Decades of work preparing a miniaturized laboratory for identifying minerals on Mars have also yielded spinoff versions with diverse applications on Earth and, possibly, the moon.
This image shows one of the spinoffs, in the orange case, in use during a November 2008 expedition to the Mauna Kea volcano in Hawaii.
NASA's Curiosity rover will carry the Chemical and Mineralogy (CheMin) instrument during the Mars Science Laboratory mission to be launched in late 2011 and investigate an intriguing area on Mars for two years. CheMin uses X-ray diffraction, a first for a mission to Mars and a more definitive method for identifying minerals than any instrument on a previous Mars mission. It supplements the diffraction measurements with X-ray fluorescence capability to gain further details about the composition of powdered rock and soil samples delivered by the rover's robotic arm.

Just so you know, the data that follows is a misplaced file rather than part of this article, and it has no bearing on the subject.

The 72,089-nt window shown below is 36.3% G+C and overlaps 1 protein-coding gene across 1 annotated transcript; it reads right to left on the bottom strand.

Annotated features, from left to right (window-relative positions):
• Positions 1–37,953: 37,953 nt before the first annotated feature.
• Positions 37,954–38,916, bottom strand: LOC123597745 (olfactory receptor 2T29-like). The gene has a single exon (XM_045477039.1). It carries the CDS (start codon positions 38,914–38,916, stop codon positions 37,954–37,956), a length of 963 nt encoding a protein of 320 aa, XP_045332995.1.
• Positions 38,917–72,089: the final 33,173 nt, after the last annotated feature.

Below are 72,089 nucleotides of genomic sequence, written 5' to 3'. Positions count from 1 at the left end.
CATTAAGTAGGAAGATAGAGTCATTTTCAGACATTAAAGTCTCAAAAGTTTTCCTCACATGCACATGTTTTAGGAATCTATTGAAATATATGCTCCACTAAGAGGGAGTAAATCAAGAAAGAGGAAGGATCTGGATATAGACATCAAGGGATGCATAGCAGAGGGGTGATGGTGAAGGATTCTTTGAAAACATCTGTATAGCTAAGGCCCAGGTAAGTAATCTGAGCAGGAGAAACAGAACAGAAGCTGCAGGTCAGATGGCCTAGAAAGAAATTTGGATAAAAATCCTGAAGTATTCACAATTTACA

CheMin Principal Investigator David Blake, of the NASA Ames Research Center, Moffett Field, Calif., is seen here collecting data from a CheMin cousin called Terra. The scene is from a NASA field test of technology for producing water and oxygen from soil, using the Hawaiian site as an analog for the moon. In such an application, Terra could analyze the starting soils as well as products from the extraction process.